Tuesday, November 11, 2014

Our Man on China

Seems Jon Huntsman is the go-to guy on China these days.  I saw him on CNN last night offering commentary on Obama's APEC appearance, a combination of praise and criticism over the President's position on China.  Huntsman served as Ambassador to China from 2009-2011, and his fluency in Mandarin is often cited in the press.

One of the President's first executive moves on immigration is to extend the time on visas for Chinese businessmen, tourists and students.   This was generally seen as favorable in the press (Huntsman included), but of course there are those opposed to it, seeing it as a "warning sign" of greater executive action to come.  Republicans have already warned Obama of the "consequences" should he try to take the matter of immigration into his own hands, but to his credit he didn't fall for the bluff.

Huntsman is an odd Republican cookie in that he favors more immigration not less -- legal preferably.  As he notes in this op-ed piece for the Wall Street Journal, immigrants are twice as likely to start a business than are natural-born Americans.  He places the onus on Congress to pass more inclusive immigration reform legislation that doesn't repeat the mistakes of the past, noting the 1882 Chinese Exclusion Act, which placed severe restrictions on Asian immigration.  I guess once the major rail lines were built there was no more need for cheap Chinese labor.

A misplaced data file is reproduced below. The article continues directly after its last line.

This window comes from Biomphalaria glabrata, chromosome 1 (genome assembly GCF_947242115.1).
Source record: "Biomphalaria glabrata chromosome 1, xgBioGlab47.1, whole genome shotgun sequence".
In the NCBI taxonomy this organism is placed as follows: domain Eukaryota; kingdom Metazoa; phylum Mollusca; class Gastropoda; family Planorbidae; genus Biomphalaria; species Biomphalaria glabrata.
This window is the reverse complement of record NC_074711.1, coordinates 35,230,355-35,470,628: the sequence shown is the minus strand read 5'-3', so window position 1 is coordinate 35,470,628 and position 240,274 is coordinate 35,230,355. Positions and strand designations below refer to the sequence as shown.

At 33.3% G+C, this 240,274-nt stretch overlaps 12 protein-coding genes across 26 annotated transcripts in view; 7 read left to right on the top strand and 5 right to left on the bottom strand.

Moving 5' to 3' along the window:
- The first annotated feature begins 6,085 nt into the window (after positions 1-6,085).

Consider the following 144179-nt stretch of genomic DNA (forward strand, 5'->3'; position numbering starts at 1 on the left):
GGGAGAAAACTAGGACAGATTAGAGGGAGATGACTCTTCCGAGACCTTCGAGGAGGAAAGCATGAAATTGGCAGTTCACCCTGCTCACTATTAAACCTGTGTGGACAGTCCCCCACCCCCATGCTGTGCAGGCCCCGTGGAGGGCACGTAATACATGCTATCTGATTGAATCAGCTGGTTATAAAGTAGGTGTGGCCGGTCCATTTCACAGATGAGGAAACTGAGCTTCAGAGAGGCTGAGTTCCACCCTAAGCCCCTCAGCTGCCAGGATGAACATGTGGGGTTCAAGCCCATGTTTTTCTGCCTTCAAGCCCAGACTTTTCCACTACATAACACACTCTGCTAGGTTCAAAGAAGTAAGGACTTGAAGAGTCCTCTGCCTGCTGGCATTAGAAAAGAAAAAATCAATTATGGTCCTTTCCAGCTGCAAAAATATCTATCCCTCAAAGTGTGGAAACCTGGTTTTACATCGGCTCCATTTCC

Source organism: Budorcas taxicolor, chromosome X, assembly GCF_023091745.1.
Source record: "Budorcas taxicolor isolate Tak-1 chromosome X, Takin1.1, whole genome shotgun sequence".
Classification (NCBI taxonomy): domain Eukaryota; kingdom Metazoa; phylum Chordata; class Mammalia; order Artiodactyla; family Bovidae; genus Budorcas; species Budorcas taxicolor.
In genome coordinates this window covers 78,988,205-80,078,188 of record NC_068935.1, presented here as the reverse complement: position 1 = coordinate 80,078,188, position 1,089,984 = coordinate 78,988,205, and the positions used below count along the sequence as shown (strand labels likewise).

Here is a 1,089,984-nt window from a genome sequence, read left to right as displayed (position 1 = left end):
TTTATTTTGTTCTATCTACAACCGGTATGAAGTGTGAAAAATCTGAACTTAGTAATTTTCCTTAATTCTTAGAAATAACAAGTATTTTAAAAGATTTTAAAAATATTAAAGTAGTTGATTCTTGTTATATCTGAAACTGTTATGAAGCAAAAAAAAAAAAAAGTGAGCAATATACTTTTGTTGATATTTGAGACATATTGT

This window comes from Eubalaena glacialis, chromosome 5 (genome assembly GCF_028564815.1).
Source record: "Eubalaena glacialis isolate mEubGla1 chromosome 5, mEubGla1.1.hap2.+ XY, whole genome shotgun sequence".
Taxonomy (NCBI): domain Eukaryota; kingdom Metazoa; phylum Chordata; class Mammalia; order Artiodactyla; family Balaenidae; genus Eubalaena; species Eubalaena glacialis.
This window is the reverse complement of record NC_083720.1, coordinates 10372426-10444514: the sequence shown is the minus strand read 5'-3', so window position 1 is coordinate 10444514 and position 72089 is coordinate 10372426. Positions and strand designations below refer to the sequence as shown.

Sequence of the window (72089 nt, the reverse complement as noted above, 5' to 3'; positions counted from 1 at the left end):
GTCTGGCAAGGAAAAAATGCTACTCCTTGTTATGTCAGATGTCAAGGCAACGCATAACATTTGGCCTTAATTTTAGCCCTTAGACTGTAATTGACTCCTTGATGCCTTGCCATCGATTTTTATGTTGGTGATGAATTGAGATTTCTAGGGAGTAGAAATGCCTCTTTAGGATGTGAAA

It's nice to see there is at least one Republican who reads his history and has some awareness of contemporary issues that affect America.  It used to be Republicans prided themselves on foreign policy.  Huntsman alluded to Nixon's engagement with China in the 70s on CNN, saying that the Obama administration lacks the "grand vision" in its relationships with the current Chinese government that other American administrations had in the past.

I suppose it is because much of that "grand vision" has come to pass, and now it is more a case of tweaking policy than it is re-inventing policy, at least in terms of business and cultural trade.  We continue to turn a blind eye to China's questionable human rights record, its suppression of Tibet, and its continued support of the North Korean regime.

Huntsman seems to be grooming himself for a presidential run in 2016, hoping that Republican voters have forgotten that he once served Obama, and that maybe they will be ready for a nuanced approach to politics.  As I noted earlier, he is co-chair of No Labels, a pro-business lobby that tries to offer "solutions" to the most pressing problems today.  China is key to any global business strategy and Huntsman seems to have a better handle on the situation than any other Republican, which is why he is so often invited to render his opinion.  Good luck, Jon.

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